With Networking Panel: Anthony Aragon, Mitzi Ambrosio, and Ana Robles.
Today we’re going to hear from a panel of professionals who I happen to personally know. They are very active in networking activities in southern California:
Anthony Aragon is a health insurance strategist, a speaker, and a networking connoisseur.
Mitzi Ambrosio is a health and advanced wellness professional. Ana Robles is the co-founder of Gateway to Success, GTS credit, a networker, and a notary. All of these professionals are all part of TEAM Referral Network as well.
I am so excited to have you on the show because you are all active doing all the things we will be talking about. I believe that everything you will share is going to be valuable and things that you’ve tried that you know work for you.
So, let’s get started. Where do you find networking events to attend?
(I realize you all are talking about southern California, so you can feel free to share about southern California, but any generic things you can share are good, too.)
Anthony: My number one resource is on Facebook. They have an event section you can actually see not only events in your area, but even if your friends might be attending as well.
Ana: I downloaded the Facebook app called Facebook Local. Whenever I open it, depending on the area, it will show events that are happening within the area that I’m located at that moment. And I also do what Anthony does. I go to Facebook to see what events my friends are attending.
Mitzi: It looks like we are all on social media, and yes, I use Facebook. When I am networking, I ask the other attendees where they spend their networking time and where they get the most results.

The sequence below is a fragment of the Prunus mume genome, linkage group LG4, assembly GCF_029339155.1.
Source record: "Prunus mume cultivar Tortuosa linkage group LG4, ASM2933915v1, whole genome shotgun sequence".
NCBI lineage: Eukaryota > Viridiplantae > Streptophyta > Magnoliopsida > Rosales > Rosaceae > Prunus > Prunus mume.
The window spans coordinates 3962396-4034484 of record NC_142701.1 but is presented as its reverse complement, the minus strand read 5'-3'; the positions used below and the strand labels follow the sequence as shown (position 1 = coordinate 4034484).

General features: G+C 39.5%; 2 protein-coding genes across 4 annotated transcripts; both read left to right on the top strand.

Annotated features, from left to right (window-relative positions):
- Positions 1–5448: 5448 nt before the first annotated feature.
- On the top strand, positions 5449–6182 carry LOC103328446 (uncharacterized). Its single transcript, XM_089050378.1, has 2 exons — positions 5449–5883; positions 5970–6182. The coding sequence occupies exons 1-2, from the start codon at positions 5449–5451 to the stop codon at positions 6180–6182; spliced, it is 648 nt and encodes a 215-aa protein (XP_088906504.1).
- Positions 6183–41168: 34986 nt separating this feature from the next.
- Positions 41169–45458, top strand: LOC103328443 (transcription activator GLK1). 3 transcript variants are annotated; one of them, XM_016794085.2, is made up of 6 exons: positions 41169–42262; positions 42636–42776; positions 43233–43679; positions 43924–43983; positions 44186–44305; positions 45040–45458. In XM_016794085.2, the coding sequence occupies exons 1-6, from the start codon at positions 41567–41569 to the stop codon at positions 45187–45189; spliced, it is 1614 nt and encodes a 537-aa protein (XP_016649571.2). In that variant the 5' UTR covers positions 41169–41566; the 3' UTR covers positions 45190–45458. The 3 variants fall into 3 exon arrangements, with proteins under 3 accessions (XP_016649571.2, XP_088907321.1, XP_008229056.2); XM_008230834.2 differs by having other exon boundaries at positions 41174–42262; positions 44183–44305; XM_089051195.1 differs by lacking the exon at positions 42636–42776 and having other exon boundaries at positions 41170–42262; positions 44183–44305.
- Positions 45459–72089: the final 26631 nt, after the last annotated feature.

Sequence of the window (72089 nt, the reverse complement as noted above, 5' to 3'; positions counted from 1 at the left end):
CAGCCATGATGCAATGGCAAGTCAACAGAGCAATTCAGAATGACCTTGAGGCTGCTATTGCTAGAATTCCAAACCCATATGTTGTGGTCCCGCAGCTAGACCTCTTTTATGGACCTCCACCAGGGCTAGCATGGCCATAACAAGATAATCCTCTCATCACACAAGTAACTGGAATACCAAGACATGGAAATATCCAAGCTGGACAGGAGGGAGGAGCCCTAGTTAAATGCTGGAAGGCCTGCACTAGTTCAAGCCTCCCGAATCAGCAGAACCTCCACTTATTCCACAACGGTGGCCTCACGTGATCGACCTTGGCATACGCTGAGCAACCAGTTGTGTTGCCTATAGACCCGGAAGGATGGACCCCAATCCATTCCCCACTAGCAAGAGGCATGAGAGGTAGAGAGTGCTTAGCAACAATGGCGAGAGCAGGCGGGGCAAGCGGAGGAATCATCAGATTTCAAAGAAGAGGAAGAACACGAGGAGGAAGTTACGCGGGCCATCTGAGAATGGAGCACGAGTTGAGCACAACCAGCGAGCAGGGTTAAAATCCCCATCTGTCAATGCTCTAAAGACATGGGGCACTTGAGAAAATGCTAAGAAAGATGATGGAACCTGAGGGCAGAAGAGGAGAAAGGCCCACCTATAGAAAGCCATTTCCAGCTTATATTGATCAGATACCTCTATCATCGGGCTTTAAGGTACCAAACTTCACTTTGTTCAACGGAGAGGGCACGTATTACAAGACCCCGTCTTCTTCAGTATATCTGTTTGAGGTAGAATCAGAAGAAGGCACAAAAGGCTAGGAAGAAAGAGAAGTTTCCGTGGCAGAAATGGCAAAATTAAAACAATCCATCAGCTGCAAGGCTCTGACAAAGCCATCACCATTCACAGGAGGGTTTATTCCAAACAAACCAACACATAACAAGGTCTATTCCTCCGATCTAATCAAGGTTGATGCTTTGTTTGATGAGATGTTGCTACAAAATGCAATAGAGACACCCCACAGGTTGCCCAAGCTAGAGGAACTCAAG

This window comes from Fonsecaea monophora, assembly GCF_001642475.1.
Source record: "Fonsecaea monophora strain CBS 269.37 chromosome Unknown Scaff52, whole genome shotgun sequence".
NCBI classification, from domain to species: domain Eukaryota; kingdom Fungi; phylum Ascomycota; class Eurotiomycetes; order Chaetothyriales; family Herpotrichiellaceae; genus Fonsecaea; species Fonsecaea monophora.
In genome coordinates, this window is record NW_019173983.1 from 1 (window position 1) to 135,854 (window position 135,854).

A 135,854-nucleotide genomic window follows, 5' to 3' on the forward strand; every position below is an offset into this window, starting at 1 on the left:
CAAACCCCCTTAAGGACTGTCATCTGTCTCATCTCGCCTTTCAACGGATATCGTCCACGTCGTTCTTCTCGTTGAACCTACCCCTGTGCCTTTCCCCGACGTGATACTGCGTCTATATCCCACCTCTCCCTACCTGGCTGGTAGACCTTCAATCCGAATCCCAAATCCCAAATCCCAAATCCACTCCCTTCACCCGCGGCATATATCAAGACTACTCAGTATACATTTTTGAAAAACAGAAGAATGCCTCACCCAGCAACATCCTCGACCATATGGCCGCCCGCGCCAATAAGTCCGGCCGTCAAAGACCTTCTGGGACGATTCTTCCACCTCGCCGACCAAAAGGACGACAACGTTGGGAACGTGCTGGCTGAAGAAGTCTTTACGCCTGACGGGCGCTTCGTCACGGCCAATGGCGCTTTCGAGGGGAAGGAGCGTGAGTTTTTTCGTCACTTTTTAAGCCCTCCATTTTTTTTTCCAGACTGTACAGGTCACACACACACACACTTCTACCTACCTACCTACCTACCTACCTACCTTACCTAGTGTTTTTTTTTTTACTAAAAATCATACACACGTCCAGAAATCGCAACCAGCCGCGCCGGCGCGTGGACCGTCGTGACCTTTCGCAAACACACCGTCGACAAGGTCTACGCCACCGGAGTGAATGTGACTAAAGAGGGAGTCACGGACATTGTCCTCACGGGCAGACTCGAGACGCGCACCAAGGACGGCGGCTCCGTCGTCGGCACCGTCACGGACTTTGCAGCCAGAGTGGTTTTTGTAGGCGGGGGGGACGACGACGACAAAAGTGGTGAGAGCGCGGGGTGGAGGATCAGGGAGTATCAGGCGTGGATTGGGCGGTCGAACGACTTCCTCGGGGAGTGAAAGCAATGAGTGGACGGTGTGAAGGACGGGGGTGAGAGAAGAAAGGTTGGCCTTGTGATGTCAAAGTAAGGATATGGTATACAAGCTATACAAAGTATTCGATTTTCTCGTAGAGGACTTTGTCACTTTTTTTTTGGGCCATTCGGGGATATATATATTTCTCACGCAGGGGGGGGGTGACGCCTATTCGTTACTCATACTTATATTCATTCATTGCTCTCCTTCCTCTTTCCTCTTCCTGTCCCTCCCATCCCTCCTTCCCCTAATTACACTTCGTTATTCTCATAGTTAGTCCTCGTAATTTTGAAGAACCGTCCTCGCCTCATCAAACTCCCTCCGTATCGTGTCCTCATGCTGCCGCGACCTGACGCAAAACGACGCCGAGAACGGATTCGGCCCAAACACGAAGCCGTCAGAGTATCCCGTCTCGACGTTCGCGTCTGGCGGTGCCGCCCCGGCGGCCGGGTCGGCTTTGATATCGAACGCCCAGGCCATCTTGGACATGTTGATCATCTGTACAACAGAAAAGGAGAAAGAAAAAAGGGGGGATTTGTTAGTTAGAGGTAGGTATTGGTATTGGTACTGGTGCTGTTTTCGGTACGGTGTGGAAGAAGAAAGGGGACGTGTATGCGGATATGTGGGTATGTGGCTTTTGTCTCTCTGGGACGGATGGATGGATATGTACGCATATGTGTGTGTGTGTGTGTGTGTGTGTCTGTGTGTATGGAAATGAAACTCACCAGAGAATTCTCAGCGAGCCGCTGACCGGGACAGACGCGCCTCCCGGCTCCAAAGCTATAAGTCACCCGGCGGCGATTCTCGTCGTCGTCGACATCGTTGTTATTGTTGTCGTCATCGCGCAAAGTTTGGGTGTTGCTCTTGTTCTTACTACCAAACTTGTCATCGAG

Terilee: Anthony, I know you have a resource for our listeners and now it might be just as good as time as any for you to share it. What do you think?
Anthony: Another great place to network is chamber events. There are usually local chambers in every city throughout the US, and I’m pretty sure in other countries as well. Here in Southern California, I pull all the business networking events from chamber websites and publish this on a monthly basis. You can sign up at event.AnthonyAragon.com to start receiving local chamber events throughout Southern California to attend each month.
Thank you so much for that resource. Okay, second question. Are we ready? Yes. Yes. Okay.
When you’re at an event, how do you break the ice to meet new professionals?
Ana: I usually begin with my smile. I’ve also started to wear my name tag upside down, which requires people to come up to me and say, “Your name tag is upside down.” So, it’s an icebreaker! We start talking from there.
Mitzi: I ask if they are there to meet with a specific person or a specific industry and then it opens up for me later to let them know who I’m looking for as well.
Anthony: I like to show up early to events so that way I’m greeting people as they’re coming in. From there I greet them and say “Hi, how’s it going? How did you hear about the event?” And I’ll ask if they know anyone that’s at the event already.
Terilee: I do like what Mitzi said when she asked who would you like to meet? Because if there’s any chance that you know someone who does that at the event, it can be very powerful for you to make an introduction for them on the spot.
How do you build relationships once you’ve met a professional?
Mitzi: The number one thing that I have always in my mind is to become a resource to them. So once I found out what they are in need of–it could be a referral, it could be an app of some sort that would help them with their business, or a CRM—I connect them with the resource.
Anthony: After an event I definitely ask them if I can connect with them on Facebook. Facebook is the best drip campaign, in addition to email, because then I can look at their feed and see what activities they’re involved with. That way when I see them again, that gives me some great talking points to discuss with them so I don’t have any awkward moments.